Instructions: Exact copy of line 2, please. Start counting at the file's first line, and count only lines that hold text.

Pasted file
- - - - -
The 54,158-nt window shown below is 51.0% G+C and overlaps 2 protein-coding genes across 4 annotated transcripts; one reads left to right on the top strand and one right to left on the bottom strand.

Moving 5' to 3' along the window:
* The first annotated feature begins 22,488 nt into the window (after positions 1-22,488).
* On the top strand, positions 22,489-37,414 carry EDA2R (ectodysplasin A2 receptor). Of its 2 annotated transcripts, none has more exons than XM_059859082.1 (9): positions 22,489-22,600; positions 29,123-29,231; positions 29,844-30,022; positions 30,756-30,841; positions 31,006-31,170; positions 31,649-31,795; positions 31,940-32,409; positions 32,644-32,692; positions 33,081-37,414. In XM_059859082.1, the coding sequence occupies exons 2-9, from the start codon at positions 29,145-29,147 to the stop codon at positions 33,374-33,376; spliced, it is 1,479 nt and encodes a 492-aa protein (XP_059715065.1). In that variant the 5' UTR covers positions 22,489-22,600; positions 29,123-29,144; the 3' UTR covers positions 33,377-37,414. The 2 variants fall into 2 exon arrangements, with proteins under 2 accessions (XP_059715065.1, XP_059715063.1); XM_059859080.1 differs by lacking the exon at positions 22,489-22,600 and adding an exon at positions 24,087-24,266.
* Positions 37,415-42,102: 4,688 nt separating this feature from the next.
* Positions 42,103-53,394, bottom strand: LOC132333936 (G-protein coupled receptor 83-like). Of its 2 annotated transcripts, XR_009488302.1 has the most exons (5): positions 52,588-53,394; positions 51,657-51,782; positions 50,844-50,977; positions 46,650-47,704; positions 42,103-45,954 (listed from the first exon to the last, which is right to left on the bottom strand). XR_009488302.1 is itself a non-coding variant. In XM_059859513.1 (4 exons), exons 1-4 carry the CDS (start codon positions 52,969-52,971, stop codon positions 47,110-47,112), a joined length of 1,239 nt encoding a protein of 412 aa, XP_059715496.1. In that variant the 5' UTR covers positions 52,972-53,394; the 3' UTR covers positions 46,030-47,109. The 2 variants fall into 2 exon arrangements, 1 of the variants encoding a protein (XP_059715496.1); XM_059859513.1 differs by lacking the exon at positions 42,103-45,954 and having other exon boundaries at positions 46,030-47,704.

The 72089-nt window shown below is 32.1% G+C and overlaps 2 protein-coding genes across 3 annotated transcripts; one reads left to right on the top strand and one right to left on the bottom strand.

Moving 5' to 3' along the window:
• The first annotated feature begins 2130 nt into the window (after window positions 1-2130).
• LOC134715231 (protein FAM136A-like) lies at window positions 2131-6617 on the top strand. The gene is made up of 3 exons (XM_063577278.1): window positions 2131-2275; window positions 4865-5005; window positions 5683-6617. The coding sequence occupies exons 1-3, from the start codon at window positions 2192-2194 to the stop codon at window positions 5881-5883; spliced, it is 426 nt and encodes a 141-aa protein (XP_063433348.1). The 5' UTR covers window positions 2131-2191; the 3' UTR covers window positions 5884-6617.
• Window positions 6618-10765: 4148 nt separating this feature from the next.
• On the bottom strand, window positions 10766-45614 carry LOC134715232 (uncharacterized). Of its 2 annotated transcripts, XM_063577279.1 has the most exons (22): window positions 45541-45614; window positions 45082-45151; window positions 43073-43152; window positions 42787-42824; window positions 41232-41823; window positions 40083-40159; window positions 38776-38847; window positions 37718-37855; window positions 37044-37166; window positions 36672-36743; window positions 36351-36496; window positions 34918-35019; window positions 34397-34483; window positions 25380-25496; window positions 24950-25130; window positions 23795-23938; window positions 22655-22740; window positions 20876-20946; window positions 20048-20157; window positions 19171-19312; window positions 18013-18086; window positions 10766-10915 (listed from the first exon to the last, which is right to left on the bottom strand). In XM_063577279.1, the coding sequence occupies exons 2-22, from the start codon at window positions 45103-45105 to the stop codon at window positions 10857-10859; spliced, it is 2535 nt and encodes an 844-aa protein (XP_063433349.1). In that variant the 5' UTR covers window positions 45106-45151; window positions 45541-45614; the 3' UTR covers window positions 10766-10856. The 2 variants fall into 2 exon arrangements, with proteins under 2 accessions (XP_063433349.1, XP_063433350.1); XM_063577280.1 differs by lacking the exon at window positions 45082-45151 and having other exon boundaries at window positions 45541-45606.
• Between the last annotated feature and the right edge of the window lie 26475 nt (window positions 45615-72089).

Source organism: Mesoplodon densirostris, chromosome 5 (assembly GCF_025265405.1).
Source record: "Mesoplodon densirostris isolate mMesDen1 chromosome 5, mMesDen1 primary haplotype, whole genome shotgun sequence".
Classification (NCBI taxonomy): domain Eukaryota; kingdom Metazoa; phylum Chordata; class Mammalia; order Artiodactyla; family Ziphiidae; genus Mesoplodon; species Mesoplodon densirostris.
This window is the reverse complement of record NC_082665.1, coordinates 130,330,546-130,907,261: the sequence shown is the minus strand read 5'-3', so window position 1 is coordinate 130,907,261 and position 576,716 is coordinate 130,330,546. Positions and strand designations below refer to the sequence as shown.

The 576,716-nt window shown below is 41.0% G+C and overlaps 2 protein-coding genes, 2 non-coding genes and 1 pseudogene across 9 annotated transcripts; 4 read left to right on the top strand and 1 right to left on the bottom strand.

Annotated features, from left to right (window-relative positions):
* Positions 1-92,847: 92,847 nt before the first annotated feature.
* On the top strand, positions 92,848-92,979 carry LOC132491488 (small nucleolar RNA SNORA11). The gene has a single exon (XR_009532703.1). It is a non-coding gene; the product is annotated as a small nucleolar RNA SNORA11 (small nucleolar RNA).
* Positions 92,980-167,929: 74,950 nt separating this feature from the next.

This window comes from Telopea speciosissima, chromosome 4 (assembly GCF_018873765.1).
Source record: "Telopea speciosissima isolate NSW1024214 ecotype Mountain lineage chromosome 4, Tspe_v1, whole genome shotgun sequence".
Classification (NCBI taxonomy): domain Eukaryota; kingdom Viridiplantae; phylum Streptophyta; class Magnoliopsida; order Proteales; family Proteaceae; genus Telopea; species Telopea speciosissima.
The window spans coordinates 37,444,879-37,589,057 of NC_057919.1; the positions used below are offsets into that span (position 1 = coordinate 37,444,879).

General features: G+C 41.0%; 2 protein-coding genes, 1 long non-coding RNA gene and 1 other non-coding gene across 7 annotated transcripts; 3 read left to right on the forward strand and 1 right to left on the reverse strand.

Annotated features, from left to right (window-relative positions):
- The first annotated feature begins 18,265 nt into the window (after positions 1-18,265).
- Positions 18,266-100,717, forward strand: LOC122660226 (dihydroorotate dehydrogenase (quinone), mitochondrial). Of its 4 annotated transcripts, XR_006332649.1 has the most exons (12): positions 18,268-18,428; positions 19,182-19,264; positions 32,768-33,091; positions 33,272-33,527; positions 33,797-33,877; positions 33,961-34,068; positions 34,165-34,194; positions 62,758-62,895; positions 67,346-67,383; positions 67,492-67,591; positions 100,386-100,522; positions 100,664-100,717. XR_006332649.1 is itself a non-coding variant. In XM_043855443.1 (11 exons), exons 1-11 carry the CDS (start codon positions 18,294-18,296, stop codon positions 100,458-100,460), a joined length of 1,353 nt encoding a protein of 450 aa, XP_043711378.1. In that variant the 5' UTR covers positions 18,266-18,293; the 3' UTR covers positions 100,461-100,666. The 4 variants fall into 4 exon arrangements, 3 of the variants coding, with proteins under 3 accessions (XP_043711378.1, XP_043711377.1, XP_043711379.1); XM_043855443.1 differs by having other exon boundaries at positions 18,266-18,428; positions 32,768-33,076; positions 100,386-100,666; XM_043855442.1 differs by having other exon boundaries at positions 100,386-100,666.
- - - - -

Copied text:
Moving 5' to 3' along the window: